It is no secret, Adam Rippon stole the show at the 2018 Winter Olympics in Pyeonchang. Despite placing 10th during the competition, he has received praised from audiences around the world. Even from many Hollywood celebrities, (much to Adam’s delight); for his skating style, personality and excitement on and off the ice. To top it all off, he even won a bronze medal with the rest of Team USA in the team event. Adam’s biggest fan, however, seems to be NBC. The official network for the Olympic Games in the United States who has been swooning all over Adam Rippon since the opening ceremonies. During his competition, NBC devoted practically every other of their social media posts to Adam and brought him in for interviews with practically every person they could. He could barely step off the ice after his last performance before NBC offered him a gig to do commentary for them for the remainder of the games. His skating has been described as everything from fierce, fun, amazing, showstopper, authentic, honest, and lifechanging. There is one big word though, nobody, not NBC or even Adam himself, has used to describe him or his skating; gay.
So, what’s the deal? Was NBC risking another fallout after they censored Matthew Mitcham’s gay kiss at the 2008 Olympics? Are they trying to censor any mention of the word gay from being broadcast to the millions of viewers in the United States to afraid to see two men kiss? Well, the Kiss Seen Around the World answered that question.
Despite what people might believe and even argue, NBC not using the word “gay” from their descriptions of Adam achieves a lot more for LGBTQ+ athletic representation than you might realize. It is a long-standing stereotype that male Figure Skating tends to be, well, gay. Which is no surprise given that most of the gay Winter Olympians in the history of the Olympics tend to be figure skaters. To some extent, even the sport itself is trying to combat this stereotype by making the men’s division favor more athletic and masculine skaters by emphasizing the technical scores over the artistic scores. Therefore, Adam placed 10th, because to be competitive. Adam would have needed to attempt and, ideally, land quadruple jumps. He could only land triples, and even skaters who attempted quads but didn’t land them, could still score more points. The artistic component of his skate, was a not so subtle jab at this either.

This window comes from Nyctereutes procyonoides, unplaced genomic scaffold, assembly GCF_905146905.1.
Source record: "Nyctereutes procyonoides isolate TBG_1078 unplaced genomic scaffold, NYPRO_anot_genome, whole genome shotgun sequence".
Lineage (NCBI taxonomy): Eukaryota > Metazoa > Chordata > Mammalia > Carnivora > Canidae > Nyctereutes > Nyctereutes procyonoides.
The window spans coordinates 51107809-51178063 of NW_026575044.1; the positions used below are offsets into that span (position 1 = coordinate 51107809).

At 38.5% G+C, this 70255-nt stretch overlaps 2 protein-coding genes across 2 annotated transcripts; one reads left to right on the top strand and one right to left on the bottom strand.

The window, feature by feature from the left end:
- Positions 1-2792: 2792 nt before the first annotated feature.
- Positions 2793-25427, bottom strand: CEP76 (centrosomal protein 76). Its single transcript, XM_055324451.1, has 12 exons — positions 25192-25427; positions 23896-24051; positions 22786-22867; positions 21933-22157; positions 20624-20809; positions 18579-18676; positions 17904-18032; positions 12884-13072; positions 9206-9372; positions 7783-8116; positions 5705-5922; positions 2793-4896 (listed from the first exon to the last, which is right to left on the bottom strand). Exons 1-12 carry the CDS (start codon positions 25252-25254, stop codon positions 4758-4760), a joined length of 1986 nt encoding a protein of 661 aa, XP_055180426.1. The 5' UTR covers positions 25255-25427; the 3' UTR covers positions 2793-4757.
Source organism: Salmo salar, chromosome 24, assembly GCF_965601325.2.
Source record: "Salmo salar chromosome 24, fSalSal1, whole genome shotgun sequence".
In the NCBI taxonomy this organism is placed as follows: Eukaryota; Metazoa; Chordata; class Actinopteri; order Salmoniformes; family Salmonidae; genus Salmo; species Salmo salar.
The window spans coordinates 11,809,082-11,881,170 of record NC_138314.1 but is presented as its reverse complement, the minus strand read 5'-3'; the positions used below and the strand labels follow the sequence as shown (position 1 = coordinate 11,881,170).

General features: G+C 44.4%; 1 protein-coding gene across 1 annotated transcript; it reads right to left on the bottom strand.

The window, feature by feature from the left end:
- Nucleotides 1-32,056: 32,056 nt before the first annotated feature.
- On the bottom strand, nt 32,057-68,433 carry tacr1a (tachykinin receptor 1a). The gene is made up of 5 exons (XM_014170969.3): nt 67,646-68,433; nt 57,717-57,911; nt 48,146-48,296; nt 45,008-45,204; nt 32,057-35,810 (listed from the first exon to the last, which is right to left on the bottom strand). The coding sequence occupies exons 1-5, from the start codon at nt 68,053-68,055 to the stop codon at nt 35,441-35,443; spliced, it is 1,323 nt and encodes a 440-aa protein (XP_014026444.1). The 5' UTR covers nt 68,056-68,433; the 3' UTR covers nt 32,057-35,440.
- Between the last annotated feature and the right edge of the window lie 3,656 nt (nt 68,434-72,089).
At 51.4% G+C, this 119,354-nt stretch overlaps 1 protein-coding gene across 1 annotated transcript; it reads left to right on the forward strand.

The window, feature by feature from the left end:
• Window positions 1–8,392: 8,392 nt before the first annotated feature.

What Adam was lacking in his ability to attempt quads however, he more than made up for in his artistic components. With much more flair, style, honesty, confidence, and personality than the other skaters, Adam skated a technically perfect program. If NBC had described Adam as gay, even something as innocent as “openly gay figure skater, Adam Rippon” they would have been unfairly describing Adam as nothing more than a stereotype. Instead, they showed Adam taking to the ice not as a gay figure skater, but as himself. The artistic merit of Figure Skating is where an athlete can truly express themselves through Figure Skating. By taking all those fancy jumps, spins and moves, making them their own. Adam skated an honest, authentic, confident and unapologetic program set to his favorite music because that is who he is.
This is also why, in contrast, Gus Kenworthy has also received so much coverage, including the above-mentioned kiss. Gus’ sport, freestyle skiing, is traditionally more machismo with the stereotype swinging the other way to favor more masculine and otherwise “straight” men. It brings visibility that not all gay Winter Olympic athletes are figure skaters, and that not all macho skiers are straight.
Adam went into the individual program knowing he wouldn’t medal, but that wasn’t his focus anyway. As Adam himself described it, he went in there to have fun and skate his best. You always have the most fun when you can be yourself. He didn’t go into the Olympics looking to be a stereotype and NBC didn’t make him into one. Adam’s performance wasn’t a “gay” performance, it was his own performance. It won over the audience because he was himself.
By Dirk Smith